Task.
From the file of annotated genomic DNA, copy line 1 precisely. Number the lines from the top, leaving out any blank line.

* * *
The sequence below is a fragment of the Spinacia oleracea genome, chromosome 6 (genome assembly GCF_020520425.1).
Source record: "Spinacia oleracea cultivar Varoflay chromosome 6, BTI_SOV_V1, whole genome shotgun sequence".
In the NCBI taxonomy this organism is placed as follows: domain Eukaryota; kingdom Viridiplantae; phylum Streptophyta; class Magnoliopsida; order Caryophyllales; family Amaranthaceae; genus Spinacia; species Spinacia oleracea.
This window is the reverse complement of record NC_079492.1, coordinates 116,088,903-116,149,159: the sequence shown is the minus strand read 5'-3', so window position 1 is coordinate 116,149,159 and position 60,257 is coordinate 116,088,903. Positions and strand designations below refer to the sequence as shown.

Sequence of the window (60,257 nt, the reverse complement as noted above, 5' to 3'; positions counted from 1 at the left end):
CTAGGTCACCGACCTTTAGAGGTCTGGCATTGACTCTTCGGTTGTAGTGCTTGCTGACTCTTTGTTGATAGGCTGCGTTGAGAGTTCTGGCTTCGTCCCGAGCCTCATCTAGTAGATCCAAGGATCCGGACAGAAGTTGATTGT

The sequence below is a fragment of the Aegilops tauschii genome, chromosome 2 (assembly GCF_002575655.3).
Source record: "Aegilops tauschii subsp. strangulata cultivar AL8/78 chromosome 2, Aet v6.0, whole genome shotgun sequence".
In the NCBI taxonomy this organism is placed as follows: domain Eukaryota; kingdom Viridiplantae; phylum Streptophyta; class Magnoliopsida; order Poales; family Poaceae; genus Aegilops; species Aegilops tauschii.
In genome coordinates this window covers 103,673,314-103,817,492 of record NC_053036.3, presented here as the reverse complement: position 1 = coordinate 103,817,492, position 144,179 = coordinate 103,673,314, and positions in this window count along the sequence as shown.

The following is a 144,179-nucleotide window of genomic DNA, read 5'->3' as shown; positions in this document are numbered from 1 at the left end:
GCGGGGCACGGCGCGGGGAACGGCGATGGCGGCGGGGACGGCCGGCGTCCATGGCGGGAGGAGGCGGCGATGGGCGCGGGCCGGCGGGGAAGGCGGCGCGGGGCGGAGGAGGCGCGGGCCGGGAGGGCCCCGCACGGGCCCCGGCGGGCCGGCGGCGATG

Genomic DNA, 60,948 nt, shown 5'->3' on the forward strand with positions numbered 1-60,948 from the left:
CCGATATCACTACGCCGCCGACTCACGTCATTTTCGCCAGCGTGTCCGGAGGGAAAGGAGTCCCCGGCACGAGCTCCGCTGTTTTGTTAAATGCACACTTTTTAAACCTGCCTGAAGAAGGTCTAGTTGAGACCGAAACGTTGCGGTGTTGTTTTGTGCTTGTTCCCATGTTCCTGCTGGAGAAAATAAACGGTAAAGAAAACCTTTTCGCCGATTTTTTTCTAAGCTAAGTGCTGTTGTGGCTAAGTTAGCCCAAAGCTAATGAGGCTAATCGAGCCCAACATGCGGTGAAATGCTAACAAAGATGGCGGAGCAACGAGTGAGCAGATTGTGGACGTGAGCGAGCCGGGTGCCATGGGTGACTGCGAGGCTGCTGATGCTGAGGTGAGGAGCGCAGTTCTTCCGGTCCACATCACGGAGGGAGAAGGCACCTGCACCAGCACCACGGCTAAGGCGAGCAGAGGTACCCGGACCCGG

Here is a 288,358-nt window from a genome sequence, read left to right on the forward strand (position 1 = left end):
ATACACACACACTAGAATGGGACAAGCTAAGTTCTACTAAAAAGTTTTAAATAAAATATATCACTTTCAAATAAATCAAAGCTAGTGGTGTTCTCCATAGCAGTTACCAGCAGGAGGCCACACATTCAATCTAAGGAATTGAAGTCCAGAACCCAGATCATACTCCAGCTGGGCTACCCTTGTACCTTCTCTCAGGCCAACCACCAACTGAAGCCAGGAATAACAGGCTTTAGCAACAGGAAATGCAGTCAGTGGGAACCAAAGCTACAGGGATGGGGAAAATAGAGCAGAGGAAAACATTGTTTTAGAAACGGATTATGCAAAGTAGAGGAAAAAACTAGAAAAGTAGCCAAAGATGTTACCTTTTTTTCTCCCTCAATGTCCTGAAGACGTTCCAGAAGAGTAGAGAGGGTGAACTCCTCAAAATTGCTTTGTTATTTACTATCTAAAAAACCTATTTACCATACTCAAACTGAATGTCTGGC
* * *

The sequence below is a fragment of the Spinacia oleracea genome, chromosome 6 (genome assembly GCF_020520425.1).